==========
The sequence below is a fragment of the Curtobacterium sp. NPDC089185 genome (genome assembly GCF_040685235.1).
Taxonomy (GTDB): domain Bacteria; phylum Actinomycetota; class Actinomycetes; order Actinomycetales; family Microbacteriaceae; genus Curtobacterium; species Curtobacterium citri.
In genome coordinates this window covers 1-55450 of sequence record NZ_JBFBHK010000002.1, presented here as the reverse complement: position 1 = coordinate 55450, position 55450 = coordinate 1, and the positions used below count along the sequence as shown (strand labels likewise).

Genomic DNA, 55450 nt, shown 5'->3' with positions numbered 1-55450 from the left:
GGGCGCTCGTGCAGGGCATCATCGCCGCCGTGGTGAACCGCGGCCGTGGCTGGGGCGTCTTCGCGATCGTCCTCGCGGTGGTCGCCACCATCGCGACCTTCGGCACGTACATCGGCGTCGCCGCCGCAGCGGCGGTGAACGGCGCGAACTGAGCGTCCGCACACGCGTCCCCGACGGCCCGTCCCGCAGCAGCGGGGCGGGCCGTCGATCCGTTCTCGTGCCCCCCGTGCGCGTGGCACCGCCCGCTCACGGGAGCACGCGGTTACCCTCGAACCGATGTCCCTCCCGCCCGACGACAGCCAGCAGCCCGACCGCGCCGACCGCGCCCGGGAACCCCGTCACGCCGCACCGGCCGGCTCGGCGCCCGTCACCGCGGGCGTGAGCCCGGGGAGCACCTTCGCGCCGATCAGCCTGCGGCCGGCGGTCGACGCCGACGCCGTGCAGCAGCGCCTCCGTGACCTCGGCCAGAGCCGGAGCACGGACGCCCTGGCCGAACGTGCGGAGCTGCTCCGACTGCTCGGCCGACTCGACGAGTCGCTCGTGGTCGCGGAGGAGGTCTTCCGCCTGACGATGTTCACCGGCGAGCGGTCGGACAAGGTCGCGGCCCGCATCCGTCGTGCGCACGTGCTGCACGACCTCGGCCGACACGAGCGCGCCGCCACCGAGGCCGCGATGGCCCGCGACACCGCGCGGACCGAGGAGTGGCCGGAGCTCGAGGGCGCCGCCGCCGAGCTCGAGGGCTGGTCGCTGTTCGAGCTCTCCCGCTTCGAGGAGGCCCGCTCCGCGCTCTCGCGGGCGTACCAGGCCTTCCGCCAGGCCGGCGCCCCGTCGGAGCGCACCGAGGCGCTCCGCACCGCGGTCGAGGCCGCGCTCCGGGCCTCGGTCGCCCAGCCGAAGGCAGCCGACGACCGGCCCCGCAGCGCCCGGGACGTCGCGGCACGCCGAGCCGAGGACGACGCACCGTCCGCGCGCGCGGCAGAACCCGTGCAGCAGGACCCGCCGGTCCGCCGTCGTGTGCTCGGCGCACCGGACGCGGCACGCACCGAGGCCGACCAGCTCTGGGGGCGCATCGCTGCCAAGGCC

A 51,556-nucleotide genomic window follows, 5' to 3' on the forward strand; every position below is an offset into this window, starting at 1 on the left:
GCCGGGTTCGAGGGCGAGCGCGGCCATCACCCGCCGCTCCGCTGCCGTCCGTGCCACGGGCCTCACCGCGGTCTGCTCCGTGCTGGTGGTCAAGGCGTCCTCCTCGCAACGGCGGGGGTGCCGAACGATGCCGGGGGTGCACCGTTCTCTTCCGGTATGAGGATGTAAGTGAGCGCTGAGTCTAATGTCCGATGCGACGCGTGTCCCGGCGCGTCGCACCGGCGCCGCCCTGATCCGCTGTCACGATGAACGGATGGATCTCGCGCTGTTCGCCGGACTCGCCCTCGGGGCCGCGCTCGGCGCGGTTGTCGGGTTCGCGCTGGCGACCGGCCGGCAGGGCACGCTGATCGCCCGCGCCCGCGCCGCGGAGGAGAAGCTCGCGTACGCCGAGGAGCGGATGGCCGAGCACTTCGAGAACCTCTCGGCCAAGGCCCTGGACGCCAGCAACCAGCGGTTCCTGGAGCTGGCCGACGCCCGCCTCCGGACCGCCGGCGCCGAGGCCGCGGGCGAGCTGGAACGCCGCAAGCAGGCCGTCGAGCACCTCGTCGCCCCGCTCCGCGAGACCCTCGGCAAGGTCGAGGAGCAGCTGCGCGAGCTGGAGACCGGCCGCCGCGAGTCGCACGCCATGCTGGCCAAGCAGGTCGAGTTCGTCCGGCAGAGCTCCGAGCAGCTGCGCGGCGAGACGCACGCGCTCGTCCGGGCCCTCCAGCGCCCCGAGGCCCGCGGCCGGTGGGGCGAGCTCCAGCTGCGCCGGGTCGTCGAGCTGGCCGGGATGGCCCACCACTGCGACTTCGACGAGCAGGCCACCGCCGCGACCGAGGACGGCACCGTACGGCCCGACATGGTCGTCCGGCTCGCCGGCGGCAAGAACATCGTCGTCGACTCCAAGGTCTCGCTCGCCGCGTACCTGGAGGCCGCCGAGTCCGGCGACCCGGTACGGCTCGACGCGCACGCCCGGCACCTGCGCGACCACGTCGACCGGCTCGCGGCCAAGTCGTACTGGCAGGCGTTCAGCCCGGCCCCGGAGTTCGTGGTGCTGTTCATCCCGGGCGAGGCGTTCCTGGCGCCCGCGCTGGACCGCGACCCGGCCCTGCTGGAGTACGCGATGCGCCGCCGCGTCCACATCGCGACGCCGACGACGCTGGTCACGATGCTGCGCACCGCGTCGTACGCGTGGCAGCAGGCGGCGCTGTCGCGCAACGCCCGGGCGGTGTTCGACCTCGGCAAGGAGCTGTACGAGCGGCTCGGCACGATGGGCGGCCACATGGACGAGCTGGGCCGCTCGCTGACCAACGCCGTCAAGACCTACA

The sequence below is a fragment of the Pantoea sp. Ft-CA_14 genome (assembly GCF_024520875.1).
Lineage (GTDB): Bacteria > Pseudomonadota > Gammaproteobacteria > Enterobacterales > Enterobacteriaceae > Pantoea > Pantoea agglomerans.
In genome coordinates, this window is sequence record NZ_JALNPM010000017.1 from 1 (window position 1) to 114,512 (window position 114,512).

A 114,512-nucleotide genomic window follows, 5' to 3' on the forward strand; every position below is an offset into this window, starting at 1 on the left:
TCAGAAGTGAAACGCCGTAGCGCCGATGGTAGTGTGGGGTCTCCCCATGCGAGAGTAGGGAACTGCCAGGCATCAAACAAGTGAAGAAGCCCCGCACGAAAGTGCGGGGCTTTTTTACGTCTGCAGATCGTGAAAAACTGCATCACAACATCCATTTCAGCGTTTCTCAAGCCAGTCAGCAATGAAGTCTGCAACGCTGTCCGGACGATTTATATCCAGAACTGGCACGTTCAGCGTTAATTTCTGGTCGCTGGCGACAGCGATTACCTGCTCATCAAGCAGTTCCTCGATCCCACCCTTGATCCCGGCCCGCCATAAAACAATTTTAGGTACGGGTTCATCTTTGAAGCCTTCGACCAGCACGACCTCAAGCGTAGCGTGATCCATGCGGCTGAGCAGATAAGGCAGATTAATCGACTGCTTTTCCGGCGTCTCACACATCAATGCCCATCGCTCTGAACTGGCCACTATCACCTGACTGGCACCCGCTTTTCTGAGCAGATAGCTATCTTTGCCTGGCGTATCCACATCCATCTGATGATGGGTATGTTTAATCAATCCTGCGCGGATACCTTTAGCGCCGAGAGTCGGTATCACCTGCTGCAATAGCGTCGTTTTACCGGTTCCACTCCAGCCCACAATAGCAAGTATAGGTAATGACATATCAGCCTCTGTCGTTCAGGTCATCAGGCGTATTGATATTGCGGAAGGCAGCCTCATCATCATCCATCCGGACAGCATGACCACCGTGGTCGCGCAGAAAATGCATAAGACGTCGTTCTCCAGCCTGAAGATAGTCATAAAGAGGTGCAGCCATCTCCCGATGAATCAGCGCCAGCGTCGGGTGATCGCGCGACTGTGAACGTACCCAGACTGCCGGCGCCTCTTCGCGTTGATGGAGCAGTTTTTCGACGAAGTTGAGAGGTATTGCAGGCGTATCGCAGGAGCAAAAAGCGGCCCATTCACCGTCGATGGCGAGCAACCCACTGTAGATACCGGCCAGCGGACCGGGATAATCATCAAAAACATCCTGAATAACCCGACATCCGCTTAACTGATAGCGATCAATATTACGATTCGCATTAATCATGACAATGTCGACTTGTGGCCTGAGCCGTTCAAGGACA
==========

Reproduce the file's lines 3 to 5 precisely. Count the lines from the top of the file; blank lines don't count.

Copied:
In genome coordinates this window covers 1-55450 of sequence record NZ_JBFBHK010000002.1, presented here as the reverse complement: position 1 = coordinate 55450, position 55450 = coordinate 1, and the positions used below count along the sequence as shown (strand labels likewise).

Genomic DNA, 55450 nt, shown 5'->3' with positions numbered 1-55450 from the left:
GGGCGCTCGTGCAGGGCATCATCGCCGCCGTGGTGAACCGCGGCCGTGGCTGGGGCGTCTTCGCGATCGTCCTCGCGGTGGTCGCCACCATCGCGACCTTCGGCACGTACATCGGCGTCGCCGCCGCAGCGGCGGTGAACGGCGCGAACTGAGCGTCCGCACACGCGTCCCCGACGGCCCGTCCCGCAGCAGCGGGGCGGGCCGTCGATCCGTTCTCGTGCCCCCCGTGCGCGTGGCACCGCCCGCTCACGGGAGCACGCGGTTACCCTCGAACCGATGTCCCTCCCGCCCGACGACAGCCAGCAGCCCGACCGCGCCGACCGCGCCCGGGAACCCCGTCACGCCGCACCGGCCGGCTCGGCGCCCGTCACCGCGGGCGTGAGCCCGGGGAGCACCTTCGCGCCGATCAGCCTGCGGCCGGCGGTCGACGCCGACGCCGTGCAGCAGCGCCTCCGTGACCTCGGCCAGAGCCGGAGCACGGACGCCCTGGCCGAACGTGCGGAGCTGCTCCGACTGCTCGGCCGACTCGACGAGTCGCTCGTGGTCGCGGAGGAGGTCTTCCGCCTGACGATGTTCACCGGCGAGCGGTCGGACAAGGTCGCGGCCCGCATCCGTCGTGCGCACGTGCTGCACGACCTCGGCCGACACGAGCGCGCCGCCACCGAGGCCGCGATGGCCCGCGACACCGCGCGGACCGAGGAGTGGCCGGAGCTCGAGGGCGCCGCCGCCGAGCTCGAGGGCTGGTCGCTGTTCGAGCTCTCCCGCTTCGAGGAGGCCCGCTCCGCGCTCTCGCGGGCGTACCAGGCCTTCCGCCAGGCCGGCGCCCCGTCGGAGCGCACCGAGGCGCTCCGCACCGCGGTCGAGGCCGCGCTCCGGGCCTCGGTCGCCCAGCCGAAGGCAGCCGACGACCGGCCCCGCAGCGCCCGGGACGTCGCGGCACGCCGAGCCGAGGACGACGCACCGTCCGCGCGCGCGGCAGAACCCGTGCAGCAGGACCCGCCGGTCCGCCGTCGTGTGCTCGGCGCACCGGACGCGGCACGCACCGAGGCCGACCAGCTCTGGGGGCGCATCGCTGCCAAGGCC